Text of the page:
You are browsing the archive for debt crisis.

Europe’s permanent austerity crisis will soon be America’s

3:25 am in Uncategorized by fairleft

The European and U.S. problem is not only the year-after-year reality of high unemployment and slow or negative growth, it’s that results be damned most of us ‘still’ believe in austerity. The masters have reason to believe and even love austerity, because they get rich off moving wealth from the middle to the top, but dammit most of us chumps believe too. Read this December 14 U.S. Rasmussen Report and weep:

Overall, 73% of Likely Voters nationwide believe the federal government should cut spending rather than increase it in reacting the nation’s current economic problems. The latest Rasmussen Reports national telephone survey shows that just 18% are looking for an increase in spending.

That’s crazy in this economy, but it’s what 73% believe.

The belief in the medicine that will kill us is so pervasive it of course infects the news. An example is an article on tighter EU budget rules that will take effect on January 1. The common sense of this is plain: the rules if followed make austerity permanent because they prevent application of Keynesian solutions to economies in deep recession, as more and more European nations are. Here are paragraphs two through four with my comments between each paragraph:

Finalized in March, 25 of the 27 EU member states accepted a “balanced budget rule” in the compact to ensure that governments would no longer run the massive budget deficits which drove the debt crisis and nearly sank the euro.

But of course the original crisis was a ‘banker stupidity on a monumental scale’ crisis, and it was the multi-trillion dollar bank bailout — ‘required’ by European and U.S. big banks after they bet everything on the real estate bubble — that created those debts and continues to do so. But that history has been disappeared and now, for all mainstream readers, we have a debt crisis. The economies of the European south, of course, were not deficit-ridden before the bank bailouts. And in fact debt — deficit spending — is the only way out of austerity. So news on our current economic crisis describes the solution, ‘debt’, as the problem. Are you getting why I describe the European austerity crisis is permanent?

The Fiscal Stability Treaty also laid down penalties for those who breached the rules to limit deficits and debt, providing for a degree of central EU oversight to keep miscreants in line.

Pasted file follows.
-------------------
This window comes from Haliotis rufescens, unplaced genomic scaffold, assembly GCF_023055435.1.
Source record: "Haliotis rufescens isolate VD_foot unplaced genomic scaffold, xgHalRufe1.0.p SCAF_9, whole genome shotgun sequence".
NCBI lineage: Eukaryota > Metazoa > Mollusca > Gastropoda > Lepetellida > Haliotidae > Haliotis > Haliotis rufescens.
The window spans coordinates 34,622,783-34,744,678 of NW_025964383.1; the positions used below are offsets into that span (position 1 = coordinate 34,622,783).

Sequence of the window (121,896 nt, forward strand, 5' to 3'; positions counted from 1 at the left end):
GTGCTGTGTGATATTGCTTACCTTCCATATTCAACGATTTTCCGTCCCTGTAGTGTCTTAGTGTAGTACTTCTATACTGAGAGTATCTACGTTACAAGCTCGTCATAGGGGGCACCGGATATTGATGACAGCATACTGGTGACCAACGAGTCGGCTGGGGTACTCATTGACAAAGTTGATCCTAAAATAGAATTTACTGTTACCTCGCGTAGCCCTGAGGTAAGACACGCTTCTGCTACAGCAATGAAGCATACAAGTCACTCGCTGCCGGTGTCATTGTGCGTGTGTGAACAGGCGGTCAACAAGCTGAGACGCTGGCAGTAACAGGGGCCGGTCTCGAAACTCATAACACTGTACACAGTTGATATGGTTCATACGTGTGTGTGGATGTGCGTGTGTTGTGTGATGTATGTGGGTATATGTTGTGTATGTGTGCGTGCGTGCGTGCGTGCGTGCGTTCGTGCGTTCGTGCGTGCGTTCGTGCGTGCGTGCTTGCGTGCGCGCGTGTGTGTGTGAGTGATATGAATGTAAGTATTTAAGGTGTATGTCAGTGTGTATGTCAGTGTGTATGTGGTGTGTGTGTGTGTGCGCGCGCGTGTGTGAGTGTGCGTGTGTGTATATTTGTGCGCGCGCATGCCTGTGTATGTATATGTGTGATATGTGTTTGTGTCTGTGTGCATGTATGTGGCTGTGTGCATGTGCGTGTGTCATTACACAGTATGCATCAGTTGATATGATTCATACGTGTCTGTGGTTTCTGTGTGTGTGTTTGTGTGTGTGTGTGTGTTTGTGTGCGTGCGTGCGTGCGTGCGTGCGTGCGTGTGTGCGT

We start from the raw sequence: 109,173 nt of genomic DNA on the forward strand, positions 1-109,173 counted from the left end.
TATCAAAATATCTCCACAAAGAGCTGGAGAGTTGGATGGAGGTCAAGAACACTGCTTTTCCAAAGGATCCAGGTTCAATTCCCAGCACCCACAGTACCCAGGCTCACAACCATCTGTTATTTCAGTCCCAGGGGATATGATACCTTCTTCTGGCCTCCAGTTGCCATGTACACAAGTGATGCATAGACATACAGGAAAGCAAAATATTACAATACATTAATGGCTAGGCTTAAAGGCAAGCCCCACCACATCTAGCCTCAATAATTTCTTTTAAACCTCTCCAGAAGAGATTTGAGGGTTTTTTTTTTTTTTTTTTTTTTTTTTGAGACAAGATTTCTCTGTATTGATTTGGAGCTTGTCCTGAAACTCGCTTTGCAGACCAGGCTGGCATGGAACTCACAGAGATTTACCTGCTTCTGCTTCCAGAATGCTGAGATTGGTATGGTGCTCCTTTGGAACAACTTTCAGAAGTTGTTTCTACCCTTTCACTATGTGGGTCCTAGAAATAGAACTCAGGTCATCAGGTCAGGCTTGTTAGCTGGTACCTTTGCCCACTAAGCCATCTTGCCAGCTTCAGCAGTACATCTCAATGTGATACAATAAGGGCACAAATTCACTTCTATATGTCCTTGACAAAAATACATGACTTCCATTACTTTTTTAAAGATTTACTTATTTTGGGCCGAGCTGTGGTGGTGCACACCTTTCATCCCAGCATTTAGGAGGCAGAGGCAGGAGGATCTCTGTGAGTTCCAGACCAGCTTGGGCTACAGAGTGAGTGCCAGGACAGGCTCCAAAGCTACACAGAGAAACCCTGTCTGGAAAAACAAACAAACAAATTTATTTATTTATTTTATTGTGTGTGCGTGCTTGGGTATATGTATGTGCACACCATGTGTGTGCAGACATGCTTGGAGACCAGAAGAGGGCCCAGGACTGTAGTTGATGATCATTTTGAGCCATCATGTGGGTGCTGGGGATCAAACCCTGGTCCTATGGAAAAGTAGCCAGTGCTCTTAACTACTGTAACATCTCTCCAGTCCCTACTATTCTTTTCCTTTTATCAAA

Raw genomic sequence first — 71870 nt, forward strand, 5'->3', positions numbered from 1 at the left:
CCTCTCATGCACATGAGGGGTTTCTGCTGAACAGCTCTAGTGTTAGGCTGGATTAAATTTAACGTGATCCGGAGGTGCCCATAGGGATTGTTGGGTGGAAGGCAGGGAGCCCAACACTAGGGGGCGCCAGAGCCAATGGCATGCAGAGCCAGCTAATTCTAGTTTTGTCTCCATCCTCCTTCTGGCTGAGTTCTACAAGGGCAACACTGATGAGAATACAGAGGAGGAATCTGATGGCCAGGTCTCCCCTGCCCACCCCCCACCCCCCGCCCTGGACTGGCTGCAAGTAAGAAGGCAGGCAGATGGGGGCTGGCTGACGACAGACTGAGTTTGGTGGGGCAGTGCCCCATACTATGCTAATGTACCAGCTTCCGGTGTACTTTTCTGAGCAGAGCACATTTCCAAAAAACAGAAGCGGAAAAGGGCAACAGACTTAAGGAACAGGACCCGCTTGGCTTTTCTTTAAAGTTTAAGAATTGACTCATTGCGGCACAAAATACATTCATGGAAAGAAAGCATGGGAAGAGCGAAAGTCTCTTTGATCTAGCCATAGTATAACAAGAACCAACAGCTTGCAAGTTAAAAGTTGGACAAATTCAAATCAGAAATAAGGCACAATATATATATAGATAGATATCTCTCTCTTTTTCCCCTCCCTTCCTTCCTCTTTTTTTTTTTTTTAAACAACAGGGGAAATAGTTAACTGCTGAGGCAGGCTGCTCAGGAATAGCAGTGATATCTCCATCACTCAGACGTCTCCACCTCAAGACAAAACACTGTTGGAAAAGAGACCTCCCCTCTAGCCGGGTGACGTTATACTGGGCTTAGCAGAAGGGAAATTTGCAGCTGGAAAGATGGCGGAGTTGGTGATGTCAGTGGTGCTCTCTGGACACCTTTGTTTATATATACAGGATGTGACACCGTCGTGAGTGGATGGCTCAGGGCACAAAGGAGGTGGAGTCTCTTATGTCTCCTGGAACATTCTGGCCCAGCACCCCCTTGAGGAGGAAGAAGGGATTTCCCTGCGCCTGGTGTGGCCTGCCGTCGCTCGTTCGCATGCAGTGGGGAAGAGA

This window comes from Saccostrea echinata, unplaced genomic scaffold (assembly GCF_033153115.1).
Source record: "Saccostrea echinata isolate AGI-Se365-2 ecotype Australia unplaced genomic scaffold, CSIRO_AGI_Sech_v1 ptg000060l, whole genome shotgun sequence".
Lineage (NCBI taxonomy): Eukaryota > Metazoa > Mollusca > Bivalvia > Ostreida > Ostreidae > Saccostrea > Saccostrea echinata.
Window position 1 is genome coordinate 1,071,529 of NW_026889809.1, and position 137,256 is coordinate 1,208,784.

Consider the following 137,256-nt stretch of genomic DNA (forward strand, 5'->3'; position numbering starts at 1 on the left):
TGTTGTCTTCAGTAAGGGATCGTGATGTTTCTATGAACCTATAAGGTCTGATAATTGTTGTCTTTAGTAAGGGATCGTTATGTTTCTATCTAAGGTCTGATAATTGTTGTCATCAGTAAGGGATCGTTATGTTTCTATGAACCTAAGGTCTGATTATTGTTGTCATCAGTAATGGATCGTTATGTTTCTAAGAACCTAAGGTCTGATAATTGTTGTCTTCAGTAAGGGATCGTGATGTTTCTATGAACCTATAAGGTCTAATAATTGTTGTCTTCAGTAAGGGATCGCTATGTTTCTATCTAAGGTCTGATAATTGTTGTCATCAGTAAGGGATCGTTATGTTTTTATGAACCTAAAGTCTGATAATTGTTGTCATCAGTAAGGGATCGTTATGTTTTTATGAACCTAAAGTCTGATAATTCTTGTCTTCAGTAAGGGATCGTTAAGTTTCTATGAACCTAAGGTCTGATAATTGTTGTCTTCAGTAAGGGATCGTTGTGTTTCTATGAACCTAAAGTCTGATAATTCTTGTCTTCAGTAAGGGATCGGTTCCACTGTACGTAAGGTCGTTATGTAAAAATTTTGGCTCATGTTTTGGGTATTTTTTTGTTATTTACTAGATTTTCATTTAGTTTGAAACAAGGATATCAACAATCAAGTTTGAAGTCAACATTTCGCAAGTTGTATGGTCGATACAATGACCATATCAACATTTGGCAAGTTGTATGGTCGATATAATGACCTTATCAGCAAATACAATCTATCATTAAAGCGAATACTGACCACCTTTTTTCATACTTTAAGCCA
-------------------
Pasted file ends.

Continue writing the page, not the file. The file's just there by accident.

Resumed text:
Damn, keep in line you juvenile delinquent, you ‘miscreant’ — synonyms include wrongdoer, criminal, villain, rogue, sinner, rascal, scoundrel, vagabond, reprobate, malefactor, blackguard, and evildoer. An economic minister who applies the standard Keynesian remedy to his country’s austerity-generated recession/depression is a scoundrel? Michael Hudson becomes Hudson the Rogue, Paul Krugman The Malefactor Krugman, were either allowed to determine economic policy.

And this is just the news, no intended agenda, just an inside the brain look at how most people think and what they believe. How do you escape disinformation so deep and multilayered? You don’t?

Notably, the balanced budget provision has to be written into national law, and preferably, enshrined in the national constitution, to make it very hard to change or get around in future.

Yeah, ‘enshrine’ this madness baby, make it ‘very hard’ for common sense anti-recession measures, the only ones that will work, ever again to be employed inside the EU. Economic austerity permanent, anyone?

And it is not just 73% of the population, or their news sources, that believe in the austerity lie. It’s also epidemic among most of ‘the mainstream left’: for example, Howard Dean, labor boss Andy Stern, and the ‘leftist’ Guardian’s finance editor. Bill Black writes (emphasis added):

It is hard enough countering Pete Peterson’s billion dollar campaign to inflict austerity and unravel and privatize the safety net. Peterson funds myriad front groups. We also have to counter the Wall Street wing of the Democratic Party, which dominates Treasury, OMB, the Justice Department, and the office of the Chief of Staff and favors austerity and unraveling the safety net. We should not have to deprogram progressives indoctrinated into repeating neo-liberal economic dogmas.

And yet we must, but that would only be a first step and without practical impact. Let’s face it, despite the catastrophic and consistent bad news everywhere produced by austerity policies and neoliberal economics, we’re _losing_ the influence battle. Badly. And so, uh, see the title of this article. Read the rest of this entry →

9 Mo’ Days (!) of Obama Boehner Congress Crisis Show (WARNING: poems)

11:43 am in Uncategorized by fairleft

Nine more days till August 2. Jeebus, that’s 216 hours! N Read the rest of this entry →

Greece: Default, Skip to Argentina 2002

1:45 pm in Business, Financial Crisis, Foreign Policy by fairleft

Photobucket

Argentina GDP growth since 1993, in 1993 pesos

Defying BBC and others’ severe pessimism, Argentina’s economy performed well from 2002 forward, after it decided to default on its debt in late 2001. So, Greece, why not just skip to the Argentina story from the default forward? Why go through your own version of the hell of Argentina’s 1999 to 2001, IMF-imposed austerity? Dean Baker:

Argentina’s economy shrank in the first quarter of 2002, the quarter immediately following the December default, and then began growing robustly. It continued to have robust growth for 5 more years until it got caught up in the world recession. If we were having an honest debate over Greece, then everyone would be talking about Argentina’s remarkable turnaround.